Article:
Friday, October 17, 2008
I can no longer shop happily.
Seriously, I can't. I trying to cut back on sugar as my kids' main source of caloric intake, especially for snacks, and it's making shopping hard, and scary.
I am inspired by my mother's comments about all the foods in our house being good foods, so that it was okay for us kids to snack between school and dinner. (This isn't entirely true. I do remember Stew Leonard's cookies and the occasional hard-won box of brownie mix or pop-tarts. )
But for the most part, it's true; we had very few snack foods or premade sweets. My brother and sister and I regularly made whatever we wanted for afterschool snacks, but it was usually real food.
(Of course I loved going to friends' houses, where the cupboards overflowed with Chips Ahoys and Snackwells and Yoo-Hoo's. )
But I'm not going to raise my kids that way, and I'm already freaked out by how dependent we are on Stonyfield Farms Yogurt Squeezers, juice boxes, and weird things like fruit ropes. It's all organic, so it must be good, right? If you're okay with ice cream-level portions of sugar in every snack and meal, sure. I guess so.
So the other day, as I cruised the aisles, I held on to the rudder, hard. I looked over our usual suspects, all those junky things that get my kids through lunch with at least a few calories in their bellies, and appease them afterschool when they are bearishly hungry and eager for a sugary snack. I picked them up, looked at them, and put them down.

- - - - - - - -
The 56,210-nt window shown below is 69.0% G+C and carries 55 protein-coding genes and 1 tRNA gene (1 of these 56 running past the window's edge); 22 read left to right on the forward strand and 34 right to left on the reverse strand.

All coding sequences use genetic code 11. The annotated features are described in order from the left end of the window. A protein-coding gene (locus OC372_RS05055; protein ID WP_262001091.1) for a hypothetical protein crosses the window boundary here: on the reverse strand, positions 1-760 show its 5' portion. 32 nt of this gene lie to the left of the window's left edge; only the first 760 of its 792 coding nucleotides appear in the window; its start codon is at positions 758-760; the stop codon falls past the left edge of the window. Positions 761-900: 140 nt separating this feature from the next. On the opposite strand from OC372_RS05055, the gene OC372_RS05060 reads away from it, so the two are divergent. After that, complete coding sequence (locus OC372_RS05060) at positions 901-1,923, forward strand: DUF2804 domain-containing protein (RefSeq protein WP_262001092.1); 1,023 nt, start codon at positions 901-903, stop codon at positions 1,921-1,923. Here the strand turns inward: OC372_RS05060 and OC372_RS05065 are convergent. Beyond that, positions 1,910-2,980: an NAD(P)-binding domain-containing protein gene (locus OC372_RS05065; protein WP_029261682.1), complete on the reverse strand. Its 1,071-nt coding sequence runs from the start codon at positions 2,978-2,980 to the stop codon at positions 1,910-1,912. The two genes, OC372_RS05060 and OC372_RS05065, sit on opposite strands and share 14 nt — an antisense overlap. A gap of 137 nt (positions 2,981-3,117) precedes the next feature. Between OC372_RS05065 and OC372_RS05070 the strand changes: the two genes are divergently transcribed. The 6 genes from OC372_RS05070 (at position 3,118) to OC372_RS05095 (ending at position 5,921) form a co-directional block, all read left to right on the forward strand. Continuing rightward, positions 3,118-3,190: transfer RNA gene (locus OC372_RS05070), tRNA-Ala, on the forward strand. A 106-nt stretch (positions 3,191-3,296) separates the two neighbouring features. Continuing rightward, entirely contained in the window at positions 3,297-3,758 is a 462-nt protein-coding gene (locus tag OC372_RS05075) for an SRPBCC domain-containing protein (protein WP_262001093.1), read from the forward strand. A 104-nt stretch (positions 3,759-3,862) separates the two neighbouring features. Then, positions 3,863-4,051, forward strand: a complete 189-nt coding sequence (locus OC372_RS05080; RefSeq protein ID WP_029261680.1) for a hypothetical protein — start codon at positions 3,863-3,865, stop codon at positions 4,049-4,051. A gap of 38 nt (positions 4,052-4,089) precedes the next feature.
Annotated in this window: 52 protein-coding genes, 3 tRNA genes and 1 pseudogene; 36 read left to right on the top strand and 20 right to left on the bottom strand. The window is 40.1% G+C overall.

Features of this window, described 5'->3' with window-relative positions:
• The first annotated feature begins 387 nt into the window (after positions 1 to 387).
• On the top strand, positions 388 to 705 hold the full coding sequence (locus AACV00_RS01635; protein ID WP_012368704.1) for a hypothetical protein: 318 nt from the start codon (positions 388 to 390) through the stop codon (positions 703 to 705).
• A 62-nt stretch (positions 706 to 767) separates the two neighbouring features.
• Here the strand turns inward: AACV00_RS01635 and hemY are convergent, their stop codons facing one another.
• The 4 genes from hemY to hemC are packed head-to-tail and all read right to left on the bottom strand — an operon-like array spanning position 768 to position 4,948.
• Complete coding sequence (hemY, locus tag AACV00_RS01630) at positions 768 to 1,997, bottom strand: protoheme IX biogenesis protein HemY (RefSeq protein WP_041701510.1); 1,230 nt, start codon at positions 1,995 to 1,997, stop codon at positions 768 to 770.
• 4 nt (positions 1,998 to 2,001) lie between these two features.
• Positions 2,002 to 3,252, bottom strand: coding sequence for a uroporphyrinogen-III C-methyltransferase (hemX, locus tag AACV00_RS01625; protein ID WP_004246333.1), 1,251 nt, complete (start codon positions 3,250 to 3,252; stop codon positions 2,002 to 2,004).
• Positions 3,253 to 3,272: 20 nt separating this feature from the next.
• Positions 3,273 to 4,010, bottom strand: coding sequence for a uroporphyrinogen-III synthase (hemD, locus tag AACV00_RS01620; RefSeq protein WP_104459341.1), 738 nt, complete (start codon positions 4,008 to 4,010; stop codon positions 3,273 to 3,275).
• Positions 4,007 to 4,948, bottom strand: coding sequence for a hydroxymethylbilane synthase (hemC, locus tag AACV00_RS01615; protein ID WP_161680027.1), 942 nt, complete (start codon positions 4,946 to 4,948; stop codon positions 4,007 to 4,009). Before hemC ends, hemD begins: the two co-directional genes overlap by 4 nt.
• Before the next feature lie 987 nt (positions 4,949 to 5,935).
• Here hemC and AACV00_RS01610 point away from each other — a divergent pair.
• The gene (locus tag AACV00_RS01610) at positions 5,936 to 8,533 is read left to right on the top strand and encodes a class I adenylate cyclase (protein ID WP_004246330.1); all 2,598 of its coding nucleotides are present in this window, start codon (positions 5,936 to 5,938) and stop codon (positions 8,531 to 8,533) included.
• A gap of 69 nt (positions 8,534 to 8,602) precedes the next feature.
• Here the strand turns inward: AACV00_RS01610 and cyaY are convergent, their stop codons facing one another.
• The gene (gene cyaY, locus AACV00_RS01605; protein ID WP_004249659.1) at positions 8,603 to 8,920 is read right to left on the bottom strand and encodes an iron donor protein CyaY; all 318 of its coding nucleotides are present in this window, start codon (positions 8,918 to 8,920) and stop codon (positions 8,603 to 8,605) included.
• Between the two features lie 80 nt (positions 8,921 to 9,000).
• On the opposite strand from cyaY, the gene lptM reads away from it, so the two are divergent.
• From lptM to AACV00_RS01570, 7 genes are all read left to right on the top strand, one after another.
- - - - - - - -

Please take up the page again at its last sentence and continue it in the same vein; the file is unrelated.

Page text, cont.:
I put down the Squeezers and walked away quickly. Because: what if we just didn't buy them? Will my daughter starve? Or will she discover that nuts are good?
I looked at the fruit leather ropes. Is there any nutritional purpose to those things? Or do they just take up precious lunch-eating minutes? The info box confirmed my suspicions that there is virtually nothing in there but sugar. I walked away. Without these will they go back to peanut butter and jelly as a sweet snack?
I walked away from the organic multigrain granola bars that in any other era or culture would be considered candy. Will they turn to cheese and crackers? Will I remember to throw cheese and crackers into my purse as we run out the door?
I loaded up on nuts, cheese and crackers, honeycrisp apples and ... and ... that's kind of it. What else do you give hungry kids? My mind drew a blank. That's our current snack list, and I was unable to go further.
Already I have been meeting my kids at afterschool pickup with a honeycrisp apple, our current favorite. (Them: "Is that a honeycrisp? Yay! Can I have it?"). Hungry and thirsty, they devour them. amd no longer beg to visit the ice cream truck.
Afterschool there are cheese and crackers, more apples, frozen blueberries and sometimes leftovers from the night before, or a whole turkey sandwich if the situatin is drastic. Is it the change in seasons? They are famished lately. And I am running short on ideas.
What do you all feed your kids afterschool? I need snack ideas!